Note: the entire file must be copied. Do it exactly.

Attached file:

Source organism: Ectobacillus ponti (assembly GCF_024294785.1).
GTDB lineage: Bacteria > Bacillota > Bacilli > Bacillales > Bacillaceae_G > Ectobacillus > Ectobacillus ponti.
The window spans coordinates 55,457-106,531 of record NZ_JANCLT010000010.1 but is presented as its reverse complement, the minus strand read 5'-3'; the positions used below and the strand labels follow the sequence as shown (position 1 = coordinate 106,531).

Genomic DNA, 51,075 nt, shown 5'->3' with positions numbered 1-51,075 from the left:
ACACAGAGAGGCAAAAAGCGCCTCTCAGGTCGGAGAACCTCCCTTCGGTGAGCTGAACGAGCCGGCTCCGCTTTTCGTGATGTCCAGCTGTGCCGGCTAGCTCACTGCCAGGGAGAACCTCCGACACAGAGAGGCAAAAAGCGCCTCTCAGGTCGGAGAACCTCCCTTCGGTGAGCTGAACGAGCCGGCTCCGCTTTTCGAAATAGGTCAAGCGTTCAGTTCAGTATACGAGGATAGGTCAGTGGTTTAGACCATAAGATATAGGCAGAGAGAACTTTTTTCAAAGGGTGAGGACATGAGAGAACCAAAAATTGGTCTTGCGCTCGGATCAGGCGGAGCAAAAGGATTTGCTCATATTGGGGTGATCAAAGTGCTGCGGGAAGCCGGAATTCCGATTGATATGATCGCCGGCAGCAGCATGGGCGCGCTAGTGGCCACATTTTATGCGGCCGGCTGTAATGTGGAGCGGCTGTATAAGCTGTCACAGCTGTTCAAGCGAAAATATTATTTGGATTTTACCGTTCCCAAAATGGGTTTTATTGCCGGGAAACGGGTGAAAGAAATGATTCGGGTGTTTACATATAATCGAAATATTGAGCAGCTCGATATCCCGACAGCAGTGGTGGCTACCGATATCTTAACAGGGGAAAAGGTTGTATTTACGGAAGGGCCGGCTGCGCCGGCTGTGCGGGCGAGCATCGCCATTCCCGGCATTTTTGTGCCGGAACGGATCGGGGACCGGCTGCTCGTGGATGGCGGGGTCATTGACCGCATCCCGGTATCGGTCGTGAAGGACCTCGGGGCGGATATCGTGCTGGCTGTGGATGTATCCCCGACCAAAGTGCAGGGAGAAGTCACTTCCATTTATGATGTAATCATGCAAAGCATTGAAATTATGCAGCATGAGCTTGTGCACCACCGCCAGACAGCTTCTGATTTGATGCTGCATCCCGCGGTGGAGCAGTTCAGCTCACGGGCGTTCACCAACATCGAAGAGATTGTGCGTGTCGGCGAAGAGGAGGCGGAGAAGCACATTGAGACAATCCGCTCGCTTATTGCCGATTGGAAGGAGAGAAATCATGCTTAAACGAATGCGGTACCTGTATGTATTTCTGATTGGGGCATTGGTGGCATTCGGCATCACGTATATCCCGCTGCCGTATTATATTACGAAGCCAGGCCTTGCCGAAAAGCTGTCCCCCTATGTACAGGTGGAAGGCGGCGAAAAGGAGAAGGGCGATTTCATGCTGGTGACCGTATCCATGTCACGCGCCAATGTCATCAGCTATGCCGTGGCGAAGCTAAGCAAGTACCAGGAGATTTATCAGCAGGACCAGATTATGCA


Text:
Source organism: Ectobacillus ponti (assembly GCF_024294785.1).
GTDB lineage: Bacteria > Bacillota > Bacilli > Bacillales > Bacillaceae_G > Ectobacillus > Ectobacillus ponti.
The window spans coordinates 55,457-106,531 of record NZ_JANCLT010000010.1 but is presented as its reverse complement, the minus strand read 5'-3'; the positions used below and the strand labels follow the sequence as shown (position 1 = coordinate 106,531).

Genomic DNA, 51,075 nt, shown 5'->3' with positions numbered 1-51,075 from the left:
ACACAGAGAGGCAAAAAGCGCCTCTCAGGTCGGAGAACCTCCCTTCGGTGAGCTGAACGAGCCGGCTCCGCTTTTCGTGATGTCCAGCTGTGCCGGCTAGCTCACTGCCAGGGAGAACCTCCGACACAGAGAGGCAAAAAGCGCCTCTCAGGTCGGAGAACCTCCCTTCGGTGAGCTGAACGAGCCGGCTCCGCTTTTCGAAATAGGTCAAGCGTTCAGTTCAGTATACGAGGATAGGTCAGTGGTTTAGACCATAAGATATAGGCAGAGAGAACTTTTTTCAAAGGGTGAGGACATGAGAGAACCAAAAATTGGTCTTGCGCTCGGATCAGGCGGAGCAAAAGGATTTGCTCATATTGGGGTGATCAAAGTGCTGCGGGAAGCCGGAATTCCGATTGATATGATCGCCGGCAGCAGCATGGGCGCGCTAGTGGCCACATTTTATGCGGCCGGCTGTAATGTGGAGCGGCTGTATAAGCTGTCACAGCTGTTCAAGCGAAAATATTATTTGGATTTTACCGTTCCCAAAATGGGTTTTATTGCCGGGAAACGGGTGAAAGAAATGATTCGGGTGTTTACATATAATCGAAATATTGAGCAGCTCGATATCCCGACAGCAGTGGTGGCTACCGATATCTTAACAGGGGAAAAGGTTGTATTTACGGAAGGGCCGGCTGCGCCGGCTGTGCGGGCGAGCATCGCCATTCCCGGCATTTTTGTGCCGGAACGGATCGGGGACCGGCTGCTCGTGGATGGCGGGGTCATTGACCGCATCCCGGTATCGGTCGTGAAGGACCTCGGGGCGGATATCGTGCTGGCTGTGGATGTATCCCCGACCAAAGTGCAGGGAGAAGTCACTTCCATTTATGATGTAATCATGCAAAGCATTGAAATTATGCAGCATGAGCTTGTGCACCACCGCCAGACAGCTTCTGATTTGATGCTGCATCCCGCGGTGGAGCAGTTCAGCTCACGGGCGTTCACCAACATCGAAGAGATTGTGCGTGTCGGCGAAGAGGAGGCGGAGAAGCACATTGAGACAATCCGCTCGCTTATTGCCGATTGGAAGGAGAGAAATCATGCTTAAACGAATGCGGTACCTGTATGTATTTCTGATTGGGGCATTGGTGGCATTCGGCATCACGTATATCCCGCTGCCGTATTATATTACGAAGCCAGGCCTTGCCGAAAAGCTGTCCCCCTATGTACAGGTGGAAGGCGGCGAAAAGGAGAAGGGCGATTTCATGCTGGTGACCGTATCCATGTCACGCGCCAATGTCATCAGCTATGCCGTGGCGAAGCTAAGCAAGTACCAGGAGATTTATCAGCAGGACCAGATTATGCA